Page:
Book Chronicles Life of Mother of LGBT Equality Movement

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Barbara Gittings marches in one of the Philadelphia protests of the mid-1960s. Photo by Nancy Tucker. Copyright Manuscripts and Archives Division, The New York Public Library.

As the LGBT community basks in the recent victory for marriage equality, we should not forget the pioneers of the movement says Tracy Baim, author of a new biography of Barbara Gittings, 1932-2007.

“Barbara Gittings: Gay Pioneer” is the first full-length biography of the woman called the mother of the gay rights movement.

“There were only a couple hundred activists in that pre-Stonewall era, actually working for a change,” explained Baim, longtime editor of the “Windy City Times” in Chicago, a screenwriter and producer and author of several other books.

Gittings realized she was different while a student at Northwestern University. She dropped out and sought out others who identified and lived openly as homosexuals. In 1956, she traveled to San Francisco and became a member of the Daughters of Bilitis. Two years later, she founded the New York chapter.

While most gays and lesbians still lived in the closet, Gittings took a more public role, marching in the 1965 protest outside the White House with another founder of the gay rights movement, Frank Kameny, arguing that homosexuality was not a disqualification for government employment. On July 4, 1965, she and Kameny began annual pickets at Independence Hall that would continue until the Stonewall riots.

“Her real motivation was that other people shouldn’t feel isolated and alone. She had a grand vision of a movement,” Baim discovered in her research. “She wasn’t the first, but she and Frank were the longest full time activists working for gay rights.”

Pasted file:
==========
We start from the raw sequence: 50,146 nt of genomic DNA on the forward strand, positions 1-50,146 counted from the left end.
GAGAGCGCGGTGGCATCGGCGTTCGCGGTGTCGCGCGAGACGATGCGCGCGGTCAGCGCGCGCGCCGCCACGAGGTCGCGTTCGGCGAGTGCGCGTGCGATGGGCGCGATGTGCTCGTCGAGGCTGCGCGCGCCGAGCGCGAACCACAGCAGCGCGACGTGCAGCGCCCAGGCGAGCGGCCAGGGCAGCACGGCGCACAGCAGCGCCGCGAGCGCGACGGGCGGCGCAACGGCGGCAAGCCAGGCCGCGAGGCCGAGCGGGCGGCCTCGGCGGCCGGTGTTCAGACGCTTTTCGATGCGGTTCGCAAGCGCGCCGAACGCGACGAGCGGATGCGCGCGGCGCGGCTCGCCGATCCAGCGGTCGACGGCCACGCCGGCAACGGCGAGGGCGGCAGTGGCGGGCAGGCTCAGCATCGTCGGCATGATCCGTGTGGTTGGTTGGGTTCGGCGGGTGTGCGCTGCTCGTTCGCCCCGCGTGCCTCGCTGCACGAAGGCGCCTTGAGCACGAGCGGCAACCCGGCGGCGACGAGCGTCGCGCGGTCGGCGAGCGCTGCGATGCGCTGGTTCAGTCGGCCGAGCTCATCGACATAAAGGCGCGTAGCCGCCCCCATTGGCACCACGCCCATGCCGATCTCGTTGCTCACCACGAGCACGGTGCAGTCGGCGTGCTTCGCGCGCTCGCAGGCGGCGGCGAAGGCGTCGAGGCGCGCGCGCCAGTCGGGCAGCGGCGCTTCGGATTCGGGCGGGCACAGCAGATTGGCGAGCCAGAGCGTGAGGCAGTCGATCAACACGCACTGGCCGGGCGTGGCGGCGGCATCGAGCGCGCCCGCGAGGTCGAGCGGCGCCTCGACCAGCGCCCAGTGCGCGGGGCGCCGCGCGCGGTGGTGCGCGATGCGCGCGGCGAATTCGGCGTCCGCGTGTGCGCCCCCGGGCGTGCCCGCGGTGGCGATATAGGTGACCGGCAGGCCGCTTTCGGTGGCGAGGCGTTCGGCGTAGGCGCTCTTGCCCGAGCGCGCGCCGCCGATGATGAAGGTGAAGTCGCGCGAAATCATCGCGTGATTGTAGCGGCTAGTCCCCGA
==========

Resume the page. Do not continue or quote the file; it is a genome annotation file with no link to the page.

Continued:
In the early ‘70s as a member of the American Library Association, she pushed for greater visibility for gays and lesbians within the profession and access to literature about homosexuality. She and Kameny also lobbied the American Psychiatric Association to remove homosexuality from the list of mental disorders.

In the years after Stonewall, Gittings and other leaders had to contend with in-fighting within the community and competing political agendas. Through it all, Gittings remained focused on her goal to win greater acceptance and equality for her gay and lesbian brothers and sisters. Her efforts laid the groundwork for many of the LGBT organizations that exist today, including the Human Rights Campaign and National Lesbian and Gay Task Force.

Baim began the project last October with the blessing of Gittings’ longtime partner, Kay Lahusen, and a self-imposed deadline to publish by the 50th anniversary of the 1965 Philadelphia march. Baim completed the book in February, months ahead of schedule.

“It’s so important to realize how important history is. Our gains are so closely tied to the activists of the ‘50s and ‘60s, but we must understand how tenuous it is. Society can change on a dime. The groundwork they laid is solid, but it can also shift. We know this from other countries in the world. We need to honor people like Barbara and learn from her,” Baim said.

Tracy Baim, author of “Barbara Gittings: Gay Pioneer,” will discuss her book on Thursday, Aug. 13 at 7 p.m. at the Stonewall National Museum – Wilton Manors Gallery, 2157 Wilton Drive, as part of the museum’s Stonewall Author Series. The event is free and open to the public. For more information, go to Stonewall-Museum.org.


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